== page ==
Key to Tax Planning Enabling the taxpayer for effective wealth management. Monday, 3 rd March 2014 Forenoon Session SIRC of The Institute of Cost Accountants of India. Financial Year 2013-2014 Rates of Income tax – a snapshot. 2. Change in Surcharge – Super Rich to pay extra.
Key to Tax Planning Enabling the taxpayer for effective wealth management
Monday, 3rd March 2014
SIRC of The Institute of Cost Accountants of India
Applicability: A tax relief of Rs.2,000/- to the individual tax payers whose total income does not exceed Rs.5 Lakhs in a year.
Consequently any individual having income up to Rs.2,20,000 will not be required to pay any tax and every individual having total income Rs.2,20,000 to Rs.5,00,000 shall get a tax relief of Rs.2,000
FM’s Statistics: On account of this relief, 1.80 crore tax payers are expected to benefit to the value of Rs.3,600 crore.
Private Trust can be formed for a single member benefit or for a group of members benefit.
For Tax Planning - Ideal for a minor child till he/she attains majority or finishes his/her higher studies or until her marriage
Tip: For each child let there be one trust
Caution:Care should be taken while drafting the clauses of the trust deed to include investment methods (take the help of a professional in that case)
A trust can be unregistered (no mandatory provision for registration)
Using the trust deed PAN can be applied for.
Whether there will be any tax incidence in the hands of the beneficiaries of the trust either at the time of creation of the trust or when they receive any benefits under the trust either out of income or corpus.
Where it is discretionary trust, definitely, the beneficiaries can escape the rigour of section 56(2)(vii) since unless and until any distribution, either of income or corpus, is made, there is no certainty for the beneficiary as to what they will get from the trust.
On the other hand, when any money/property is distributed from the trust to the benficiaries either by way of distribution of income or corpus and whether such distribution takes place during the subsitence of the trust or at the time of its dissolution, even then, the benficiaries cannot be subjected to tax on the amount/assets recived on distribution since they are already entitled to the same as per the trust deed.
This view was also upheld in [Ashok C. Pratap v Addl. CIT  139 ITD 533 (Mum) :  150 TTJ 137 (Mum)]
Tax Planning - HUF
HUF cannot be formed!
Yes. Only its existence has to be proved.
Date of Marriage is the Date of Incorporation of HUF
How? – Family Card (Ration Card) is the key.
Using Family card – We can apply for a PAN card
Then using PAN card we can open a Bank Account – then start doing operations.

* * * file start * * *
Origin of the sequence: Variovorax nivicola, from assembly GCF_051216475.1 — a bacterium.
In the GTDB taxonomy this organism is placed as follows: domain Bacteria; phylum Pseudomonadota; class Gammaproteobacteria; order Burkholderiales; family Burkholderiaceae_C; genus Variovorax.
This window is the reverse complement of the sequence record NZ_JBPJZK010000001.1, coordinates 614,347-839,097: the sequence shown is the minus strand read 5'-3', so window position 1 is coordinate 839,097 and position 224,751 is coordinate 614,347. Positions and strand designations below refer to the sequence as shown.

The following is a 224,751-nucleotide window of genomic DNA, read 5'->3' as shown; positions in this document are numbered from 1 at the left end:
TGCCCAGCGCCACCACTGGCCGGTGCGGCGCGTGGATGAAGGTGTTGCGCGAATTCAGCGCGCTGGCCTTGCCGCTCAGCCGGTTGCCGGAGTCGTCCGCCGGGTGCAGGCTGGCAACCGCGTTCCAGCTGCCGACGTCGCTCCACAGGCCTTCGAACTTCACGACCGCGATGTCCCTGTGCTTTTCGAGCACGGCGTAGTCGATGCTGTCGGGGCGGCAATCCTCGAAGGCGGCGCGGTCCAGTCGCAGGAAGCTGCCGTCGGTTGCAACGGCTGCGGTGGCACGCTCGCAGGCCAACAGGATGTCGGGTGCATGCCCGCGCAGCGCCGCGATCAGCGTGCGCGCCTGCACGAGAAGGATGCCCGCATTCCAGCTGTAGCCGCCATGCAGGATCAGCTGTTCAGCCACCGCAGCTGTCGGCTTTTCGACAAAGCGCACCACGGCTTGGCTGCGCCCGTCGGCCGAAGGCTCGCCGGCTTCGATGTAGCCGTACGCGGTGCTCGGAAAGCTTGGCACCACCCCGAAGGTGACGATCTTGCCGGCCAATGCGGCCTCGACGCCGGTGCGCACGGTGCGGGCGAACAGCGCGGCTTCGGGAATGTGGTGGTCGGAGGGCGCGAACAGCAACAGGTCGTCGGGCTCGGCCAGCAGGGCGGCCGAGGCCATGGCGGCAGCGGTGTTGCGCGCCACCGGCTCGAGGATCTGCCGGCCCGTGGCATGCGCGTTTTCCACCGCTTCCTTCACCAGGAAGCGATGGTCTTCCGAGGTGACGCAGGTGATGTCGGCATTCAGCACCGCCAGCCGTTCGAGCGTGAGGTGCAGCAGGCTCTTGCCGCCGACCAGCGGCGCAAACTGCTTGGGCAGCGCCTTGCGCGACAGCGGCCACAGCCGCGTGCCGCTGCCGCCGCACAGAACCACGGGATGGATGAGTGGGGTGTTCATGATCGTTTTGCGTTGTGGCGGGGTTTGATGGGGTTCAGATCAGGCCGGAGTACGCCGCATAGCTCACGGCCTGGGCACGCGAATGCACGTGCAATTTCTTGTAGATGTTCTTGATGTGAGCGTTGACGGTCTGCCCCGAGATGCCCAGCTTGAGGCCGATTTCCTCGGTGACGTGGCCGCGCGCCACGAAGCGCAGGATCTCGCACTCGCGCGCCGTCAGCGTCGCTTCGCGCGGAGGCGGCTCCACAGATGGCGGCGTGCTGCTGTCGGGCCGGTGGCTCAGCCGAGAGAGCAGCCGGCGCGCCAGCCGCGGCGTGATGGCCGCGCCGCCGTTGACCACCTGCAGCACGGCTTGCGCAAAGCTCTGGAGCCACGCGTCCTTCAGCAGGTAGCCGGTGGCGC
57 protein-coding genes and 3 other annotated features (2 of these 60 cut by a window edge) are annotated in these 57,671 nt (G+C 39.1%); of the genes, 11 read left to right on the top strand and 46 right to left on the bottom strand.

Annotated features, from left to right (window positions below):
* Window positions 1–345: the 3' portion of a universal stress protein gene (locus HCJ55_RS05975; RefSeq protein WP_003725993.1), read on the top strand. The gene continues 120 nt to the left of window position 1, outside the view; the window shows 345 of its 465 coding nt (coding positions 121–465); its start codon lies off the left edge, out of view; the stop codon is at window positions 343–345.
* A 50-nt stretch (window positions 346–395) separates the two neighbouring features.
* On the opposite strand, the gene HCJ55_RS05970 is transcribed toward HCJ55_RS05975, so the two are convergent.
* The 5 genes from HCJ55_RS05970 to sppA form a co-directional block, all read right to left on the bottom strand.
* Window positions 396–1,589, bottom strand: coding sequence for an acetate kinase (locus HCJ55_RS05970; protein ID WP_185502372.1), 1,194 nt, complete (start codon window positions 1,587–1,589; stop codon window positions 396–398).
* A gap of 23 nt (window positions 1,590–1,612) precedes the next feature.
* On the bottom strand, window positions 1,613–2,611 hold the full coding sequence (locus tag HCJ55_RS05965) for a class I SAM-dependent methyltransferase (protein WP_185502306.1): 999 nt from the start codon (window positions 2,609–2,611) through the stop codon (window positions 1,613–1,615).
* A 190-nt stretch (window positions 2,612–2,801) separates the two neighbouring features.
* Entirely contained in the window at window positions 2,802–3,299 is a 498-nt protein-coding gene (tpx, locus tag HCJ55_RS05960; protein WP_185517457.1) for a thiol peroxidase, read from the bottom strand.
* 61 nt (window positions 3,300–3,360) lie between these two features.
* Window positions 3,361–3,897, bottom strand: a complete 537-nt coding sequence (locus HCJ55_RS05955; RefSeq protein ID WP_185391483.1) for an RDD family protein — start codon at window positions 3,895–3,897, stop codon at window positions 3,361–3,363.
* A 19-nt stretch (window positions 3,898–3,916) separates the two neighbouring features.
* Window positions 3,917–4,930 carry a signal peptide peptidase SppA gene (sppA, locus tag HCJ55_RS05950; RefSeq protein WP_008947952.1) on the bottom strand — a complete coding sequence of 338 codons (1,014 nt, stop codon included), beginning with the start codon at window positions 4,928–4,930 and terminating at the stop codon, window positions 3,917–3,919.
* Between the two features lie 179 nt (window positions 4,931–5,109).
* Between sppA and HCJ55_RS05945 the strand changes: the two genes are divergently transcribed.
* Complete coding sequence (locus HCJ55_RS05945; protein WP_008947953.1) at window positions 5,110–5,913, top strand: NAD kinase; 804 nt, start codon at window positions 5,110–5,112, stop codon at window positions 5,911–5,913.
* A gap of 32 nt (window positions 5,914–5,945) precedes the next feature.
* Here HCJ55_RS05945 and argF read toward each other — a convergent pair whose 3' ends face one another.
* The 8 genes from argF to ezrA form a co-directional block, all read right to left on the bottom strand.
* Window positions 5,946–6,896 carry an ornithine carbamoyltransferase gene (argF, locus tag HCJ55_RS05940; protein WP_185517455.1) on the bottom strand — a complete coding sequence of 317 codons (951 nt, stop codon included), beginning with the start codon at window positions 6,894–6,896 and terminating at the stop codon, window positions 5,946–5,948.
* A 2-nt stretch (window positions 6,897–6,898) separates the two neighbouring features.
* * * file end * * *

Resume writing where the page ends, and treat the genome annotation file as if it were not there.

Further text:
Applicability: A new section 80EE is inserted in the IT Act, 1961 to provide an additional deduction upto Rs. 1 lakh in respect of interest on loan taken for residential house property to individuals.
The deduction shall be subject to the following conditions:-
The loan is sanctioned by the financial institution during the period beginning on 1st April,2013 and ending on 31st March,2014.
The amount of loan sanctioned for acquisition of the residential house property does not exceed Rs.25 lakhs.
The value of the residential house property does not exceed Rs.40 Lakhs.
The assesses does not own any residential house property on the date of sanction of the loan.
The above deduction is over and above the deduction of Rs.1.50 lakhs allowed for self occupied properties under Section 24 of the Income-tax Act.
If the limit is not exhausted, the balance may be claimed in AY 2015-16. (Carried forward of un-exhausted claim)
You are required to pay tax on rental income from the second house even if it is lying vacant.
If a person owns more than one house and it is vacant, its value is added while calculating the owner’s wealth. A 1% wealth tax is payable on the amount exceeding Rs: 30 lakh.
Commercial property is not included while calculating the wealth of a person.
The interest paid on a loan taken to purchase commercial property is also eligible for tax deduction. Commercial space usually fetches a high rent than residential property. It is also possible to take a loan against this rental income. The rental income from commercial property is eligible for 30% standard deduction as in the case of residential property.
Relief for self occupation of house is admissible under section 23 to an HUF also.
There is nothing in the words used in section 23(2) which may show that they cannot apply to HUF which is nothing but a group of individuals related to each other.
[ITO vs. Tarlok Singh & Sons 29 ITD 139 (Del)]
If you want to buy a house in your wife’s name but don’t want the rent to be taxed as your income, you can loan her the money. In exchange, she can give you her jewellery.
One can also avoid clubbing of income by opting for tax exempt investments. (PPF, LTCG on MF & Equity)